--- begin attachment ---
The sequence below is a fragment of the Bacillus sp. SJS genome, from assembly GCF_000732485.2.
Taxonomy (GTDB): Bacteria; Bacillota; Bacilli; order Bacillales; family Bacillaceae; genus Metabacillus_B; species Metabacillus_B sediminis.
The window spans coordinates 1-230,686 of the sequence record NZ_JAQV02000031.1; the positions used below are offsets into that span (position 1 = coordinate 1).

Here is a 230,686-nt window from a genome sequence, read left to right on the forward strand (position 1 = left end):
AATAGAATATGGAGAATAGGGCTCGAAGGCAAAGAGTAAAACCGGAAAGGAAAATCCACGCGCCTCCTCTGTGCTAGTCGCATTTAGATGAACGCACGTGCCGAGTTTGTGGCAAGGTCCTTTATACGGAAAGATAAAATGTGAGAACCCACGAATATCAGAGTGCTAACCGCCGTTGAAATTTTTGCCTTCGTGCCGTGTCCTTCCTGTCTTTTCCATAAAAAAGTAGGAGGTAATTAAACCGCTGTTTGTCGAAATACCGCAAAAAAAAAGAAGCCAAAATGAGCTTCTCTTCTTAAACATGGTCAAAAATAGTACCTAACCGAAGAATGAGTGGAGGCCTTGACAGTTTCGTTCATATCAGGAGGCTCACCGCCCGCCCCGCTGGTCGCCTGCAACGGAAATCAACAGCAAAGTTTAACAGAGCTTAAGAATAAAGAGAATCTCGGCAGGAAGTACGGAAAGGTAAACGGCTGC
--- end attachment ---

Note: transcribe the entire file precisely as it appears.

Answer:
The sequence below is a fragment of the Bacillus sp. SJS genome, from assembly GCF_000732485.2.
Taxonomy (GTDB): Bacteria; Bacillota; Bacilli; order Bacillales; family Bacillaceae; genus Metabacillus_B; species Metabacillus_B sediminis.
The window spans coordinates 1-230,686 of the sequence record NZ_JAQV02000031.1; the positions used below are offsets into that span (position 1 = coordinate 1).

Here is a 230,686-nt window from a genome sequence, read left to right on the forward strand (position 1 = left end):
AATAGAATATGGAGAATAGGGCTCGAAGGCAAAGAGTAAAACCGGAAAGGAAAATCCACGCGCCTCCTCTGTGCTAGTCGCATTTAGATGAACGCACGTGCCGAGTTTGTGGCAAGGTCCTTTATACGGAAAGATAAAATGTGAGAACCCACGAATATCAGAGTGCTAACCGCCGTTGAAATTTTTGCCTTCGTGCCGTGTCCTTCCTGTCTTTTCCATAAAAAAGTAGGAGGTAATTAAACCGCTGTTTGTCGAAATACCGCAAAAAAAAAGAAGCCAAAATGAGCTTCTCTTCTTAAACATGGTCAAAAATAGTACCTAACCGAAGAATGAGTGGAGGCCTTGACAGTTTCGTTCATATCAGGAGGCTCACCGCCCGCCCCGCTGGTCGCCTGCAACGGAAATCAACAGCAAAGTTTAACAGAGCTTAAGAATAAAGAGAATCTCGGCAGGAAGTACGGAAAGGTAAACGGCTGC